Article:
UNITED NATIONS, FEB. 12 -- The political fallout of the Persian Gulf War is expected to dominate proceedings as the 15 members of the Security Council attempt to meet formally Wednesday for the first time since authorizing the use of force against Iraq on Nov. 29.

The tensions generated by the war have been reflected in informal consultations of the council, where a group of Arab countries along with Cuba and Sudan have been pushing for an open meeting in order to criticize the hostilities and in some cases to call for a cease-fire. Yemen, Sudan, and the Maghreb Federation -- Algeria, Libya, Morocco, Mauritania and Tunisia -- have requested a meeting or supported one.

But the United States and its allies have been equally firm in insisting that any meeting of the council at this time be closed, arguing that an open debate could turn into a forum for propaganda and result in prolonging the war.

"We don't want a meeting that gives Saddam Hussein the impression that the council is divided," a U.S. official said. "That will only result in a longer war, and more people will die."

Before the formal meeting, diplomats are scheduled to meet to try to work out its format, and a procedural vote is expected on the issue Wednesday afternoon. If the formal meeting is closed, the speeches would not be televised, but a communique would be issued afterwards and possibly a transcript of the proceedings.

At present, the United States and the allies in the gulf coalition force are trying to muster a minimum of nine votes in favor of a closed meeting, and diplomats say they are expected to succeed.

However, the members of the Mahgreb Federation have said that if the meeting is closed, they will not participate.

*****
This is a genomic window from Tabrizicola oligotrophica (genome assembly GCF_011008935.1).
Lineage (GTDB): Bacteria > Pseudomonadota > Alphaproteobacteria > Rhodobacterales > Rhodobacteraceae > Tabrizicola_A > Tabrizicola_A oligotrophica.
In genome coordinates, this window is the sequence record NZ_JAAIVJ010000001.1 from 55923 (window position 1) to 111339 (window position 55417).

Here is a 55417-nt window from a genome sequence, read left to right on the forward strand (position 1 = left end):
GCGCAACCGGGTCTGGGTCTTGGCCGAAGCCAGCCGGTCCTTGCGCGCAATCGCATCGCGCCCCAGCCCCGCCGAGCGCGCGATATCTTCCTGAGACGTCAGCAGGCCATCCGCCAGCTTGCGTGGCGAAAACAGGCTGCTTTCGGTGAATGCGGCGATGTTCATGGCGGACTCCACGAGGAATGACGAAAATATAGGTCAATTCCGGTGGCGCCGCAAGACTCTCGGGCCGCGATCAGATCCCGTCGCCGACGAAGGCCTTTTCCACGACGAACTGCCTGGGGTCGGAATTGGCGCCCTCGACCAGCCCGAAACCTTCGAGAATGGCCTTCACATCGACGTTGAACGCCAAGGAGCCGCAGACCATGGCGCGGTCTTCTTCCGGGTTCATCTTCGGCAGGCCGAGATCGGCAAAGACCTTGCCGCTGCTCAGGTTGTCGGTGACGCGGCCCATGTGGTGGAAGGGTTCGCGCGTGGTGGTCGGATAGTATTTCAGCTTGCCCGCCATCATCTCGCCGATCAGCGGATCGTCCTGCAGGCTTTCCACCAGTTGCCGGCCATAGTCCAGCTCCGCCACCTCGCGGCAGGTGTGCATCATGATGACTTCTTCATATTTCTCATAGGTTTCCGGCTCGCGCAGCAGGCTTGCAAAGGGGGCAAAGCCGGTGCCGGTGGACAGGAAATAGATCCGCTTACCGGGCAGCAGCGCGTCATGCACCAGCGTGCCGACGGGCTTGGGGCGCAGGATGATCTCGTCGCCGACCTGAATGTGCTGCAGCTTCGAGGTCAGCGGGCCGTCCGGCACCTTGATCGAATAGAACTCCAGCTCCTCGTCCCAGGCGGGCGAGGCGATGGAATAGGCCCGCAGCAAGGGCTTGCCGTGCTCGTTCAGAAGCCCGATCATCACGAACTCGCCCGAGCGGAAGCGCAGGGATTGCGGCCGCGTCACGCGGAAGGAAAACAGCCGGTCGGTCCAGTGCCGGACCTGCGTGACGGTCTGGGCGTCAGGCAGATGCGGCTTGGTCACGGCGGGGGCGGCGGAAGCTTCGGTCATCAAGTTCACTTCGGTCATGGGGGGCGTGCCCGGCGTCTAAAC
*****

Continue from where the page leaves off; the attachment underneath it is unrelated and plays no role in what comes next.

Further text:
The Soviet Union has been among those countries strongly opposed to an open meeting. "If it's an open meeting, all 159 countries {in the United Nations} are going to want to speak," a senior Soviet official said. "But if it's closed, then there's less interest and only a few want to speak."

The argument that an open meeting might reveal a divided council and send the wrong signal to Iraq is challenged by some Arab and nonaligned countries.

"That there are differences in the Security Council is perfectly normal in a democratic organization," said Ecuadoran Ambassador Jose Ayala Lasso, whose country has one of the 10 rotating seats on the council.

"I think the wrong message is transmitted when there is opposition to an open meeting. There are antiwar demonstrations in Latin America, in the U.S., in Arab countries and Europe which are demanding a more dynamic demonstration of the council's activities."

Some countries are expected to argue that the earlier resolutions, while calling for the liberation of Kuwait, did not endorse destruction of Iraq's industrial facilities. They are also expected to criticize the civilian deaths, which Iraqi authorities now say are in the thousands.

"In the light that we've exceeded 60,000 sorties," U.S. Ambassador Thomas Pickering said, "the casualties the Iraqis claim are remarkably low and a high tribute to the accuracy of the bombing effort."